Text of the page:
Duterte OKs release of 'narco list’ | Inquirer News

Duterte OKs release of ‘narco list’

By: - Reporter / @NCorralesINQ
/ 01:11 PM March 05, 2019
Duterte vetoes bill banning corporal punishment for children


MANILA, Philippines — President Rodrigo Duterte has agreed to release the ‘narco list’ ahead of the May 2019 midterm elections, Malacañang said Tuesday.

Presidential Spokesperson Salvador Panelo said Duterte talked to Interior Secretary Eduardo Año after the Cabinet meeting in Malacañang on Monday night.


“We discussed it after [the Cabinet meeting]. The position of the President was the position that I made [for the release of the narco list],” Panelo said in a Palace briefing.



He said the narco list was expected to be released next week, according to Año.

“From what I gather from Secretary Año, next week, that’s what he said. And we’ll be filing administrative charges as well as criminal charges against those in the list,” he said.


The Palace official said “you cannot let the people wait” as he justified the release of the narco list.


Panelo said suspension of the politicians in the narco list would be possible.



In an interview with ABS-CBN news, Panelo said politicians “open [themselves] to criticism as well as exposure of [their] involvement to anything illegal” when they run for public office.


He said those involved in illegal drugs have waived their right to presumption of innocence.


“These candidates who were involved in drugs have, to my mind, waived the right to such right of being given the presumption of innocence. Why? Because they know they are involved there, they run for public office and its fair game — you open yourself to criticism as well as exposure of your involvement to anything illegal,” he said.


Wiretapped conversation


Panelo said some of the evidence against those in the narco list were from wiretapped communications provided by foreign countries.


“Ang mga nagpo-provide sa atin mga… sa ibang bansa eh. Ang magagaling diyan Israel, magaling diyan America, Russia, China. In other words, they provide us with the information. Kung tayo lang, eh wala, kopong-kopong pa yata iyong mga instrumento natin eh,” he said.


“All countries help each other in fighting terrorism and criminality. Siguro in the course of this cooperation, nagbibigay sila ng impormasyon,” he added.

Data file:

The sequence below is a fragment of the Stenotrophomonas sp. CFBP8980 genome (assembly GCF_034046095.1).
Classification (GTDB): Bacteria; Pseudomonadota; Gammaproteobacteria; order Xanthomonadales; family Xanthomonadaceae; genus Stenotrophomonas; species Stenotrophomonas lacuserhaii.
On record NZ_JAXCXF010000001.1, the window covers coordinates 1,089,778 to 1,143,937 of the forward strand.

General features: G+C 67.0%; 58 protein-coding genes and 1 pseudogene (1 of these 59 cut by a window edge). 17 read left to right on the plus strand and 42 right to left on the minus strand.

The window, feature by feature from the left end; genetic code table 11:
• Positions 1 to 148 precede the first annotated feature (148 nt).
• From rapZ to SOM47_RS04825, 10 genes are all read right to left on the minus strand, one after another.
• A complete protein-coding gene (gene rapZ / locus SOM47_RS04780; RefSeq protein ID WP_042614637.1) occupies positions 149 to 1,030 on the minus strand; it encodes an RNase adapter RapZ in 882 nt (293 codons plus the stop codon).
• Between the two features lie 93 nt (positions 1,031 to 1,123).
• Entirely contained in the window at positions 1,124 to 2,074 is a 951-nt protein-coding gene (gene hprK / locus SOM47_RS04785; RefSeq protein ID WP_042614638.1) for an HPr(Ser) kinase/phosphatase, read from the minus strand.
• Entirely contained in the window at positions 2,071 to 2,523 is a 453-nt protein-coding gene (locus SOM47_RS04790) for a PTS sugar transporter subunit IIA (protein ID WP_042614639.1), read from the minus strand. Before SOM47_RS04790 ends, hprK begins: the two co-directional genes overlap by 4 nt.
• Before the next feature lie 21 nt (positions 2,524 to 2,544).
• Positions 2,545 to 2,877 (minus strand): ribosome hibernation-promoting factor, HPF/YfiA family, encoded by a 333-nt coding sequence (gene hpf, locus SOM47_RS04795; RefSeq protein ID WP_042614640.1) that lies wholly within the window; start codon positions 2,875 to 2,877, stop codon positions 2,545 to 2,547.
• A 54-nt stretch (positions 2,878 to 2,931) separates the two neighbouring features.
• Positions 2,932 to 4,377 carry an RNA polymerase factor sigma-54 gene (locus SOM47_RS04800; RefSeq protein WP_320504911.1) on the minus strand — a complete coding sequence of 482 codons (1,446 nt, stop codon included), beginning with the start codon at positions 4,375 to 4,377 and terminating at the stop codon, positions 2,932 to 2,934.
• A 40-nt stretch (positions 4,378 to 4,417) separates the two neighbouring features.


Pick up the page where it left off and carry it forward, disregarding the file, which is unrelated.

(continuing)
The Palace official said there was nothing wrong with receiving wiretapped conversations from other countries regarding suspected criminals.


“Walang batas na nagsasabing iligal iyon, kung binibigyan tayo ng impormasyon. In fact, we should be thankful na we are being provided with information relative to criminal activities in this country,” he said.


“Sa mga criminal activities, okay sa akin iyon, if you will ask me. Criminal activities, iyon lang,” he added.


Panelo said the public should be thankful that foreign countries were providing the government with information.


“Sabi ko nga dapat magpasalamat tayo kung binibigyan tayo ng impormasyon eh. We should be thankful kasi we will be destroying the criminal activities because of information given us,” he said.


Asked if this does not violate privacy rights of Filipinos, he said the welfare of many should always be protected rather than the right of an individual.


“I think it’s about time na we should be fearful na iyong karapatan ng pangkahalatan ay hindi napapangalagaan rather than masyado tayong pinapangambahan iyong isang indibidwal na karapatan. Mas mangingibabaw siyempre iyong pangkalahatan nating kaligtasan kaysa doon sa isang karapatan ng isang tao lamang,” he said. /cbb, je

Read Next
Don't miss out on the latest news and information.

Subscribe to INQUIRER PLUS to get access to The Philippine Daily Inquirer & other 70+ titles, share up to 5 gadgets, listen to the news, download as early as 4am & share articles on social media. Call 896 6000.

TAGS: Department of Interior and Local Government (DILG), elections 2019, narco list, News, Rodrigo Duterte
For feedback, complaints, or inquiries, contact us.

Subscribe to our daily newsletter

© Copyright 1997-2022 INQUIRER.net | All Rights Reserved

We use cookies to ensure you get the best experience on our website. By continuing, you are agreeing to our use of cookies. To find out more, please click this link.